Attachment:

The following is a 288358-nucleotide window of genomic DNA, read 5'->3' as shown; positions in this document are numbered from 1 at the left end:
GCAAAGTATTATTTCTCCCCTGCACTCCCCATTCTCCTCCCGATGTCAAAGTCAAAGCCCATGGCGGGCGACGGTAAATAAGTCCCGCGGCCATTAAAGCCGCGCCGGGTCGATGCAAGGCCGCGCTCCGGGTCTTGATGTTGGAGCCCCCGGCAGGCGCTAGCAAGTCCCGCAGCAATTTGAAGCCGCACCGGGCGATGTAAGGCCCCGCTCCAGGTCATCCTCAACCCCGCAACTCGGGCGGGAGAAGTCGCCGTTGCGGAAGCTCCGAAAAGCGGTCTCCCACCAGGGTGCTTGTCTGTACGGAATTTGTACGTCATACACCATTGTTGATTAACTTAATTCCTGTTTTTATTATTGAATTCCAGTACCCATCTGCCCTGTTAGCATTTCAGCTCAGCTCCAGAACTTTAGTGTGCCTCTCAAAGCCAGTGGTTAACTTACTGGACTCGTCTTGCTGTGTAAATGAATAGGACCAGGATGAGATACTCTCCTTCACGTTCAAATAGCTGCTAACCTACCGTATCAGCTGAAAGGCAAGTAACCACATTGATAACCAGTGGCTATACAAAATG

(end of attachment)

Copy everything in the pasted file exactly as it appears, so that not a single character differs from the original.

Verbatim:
The following is a 288358-nucleotide window of genomic DNA, read 5'->3' as shown; positions in this document are numbered from 1 at the left end:
GCAAAGTATTATTTCTCCCCTGCACTCCCCATTCTCCTCCCGATGTCAAAGTCAAAGCCCATGGCGGGCGACGGTAAATAAGTCCCGCGGCCATTAAAGCCGCGCCGGGTCGATGCAAGGCCGCGCTCCGGGTCTTGATGTTGGAGCCCCCGGCAGGCGCTAGCAAGTCCCGCAGCAATTTGAAGCCGCACCGGGCGATGTAAGGCCCCGCTCCAGGTCATCCTCAACCCCGCAACTCGGGCGGGAGAAGTCGCCGTTGCGGAAGCTCCGAAAAGCGGTCTCCCACCAGGGTGCTTGTCTGTACGGAATTTGTACGTCATACACCATTGTTGATTAACTTAATTCCTGTTTTTATTATTGAATTCCAGTACCCATCTGCCCTGTTAGCATTTCAGCTCAGCTCCAGAACTTTAGTGTGCCTCTCAAAGCCAGTGGTTAACTTACTGGACTCGTCTTGCTGTGTAAATGAATAGGACCAGGATGAGATACTCTCCTTCACGTTCAAATAGCTGCTAACCTACCGTATCAGCTGAAAGGCAAGTAACCACATTGATAACCAGTGGCTATACAAAATG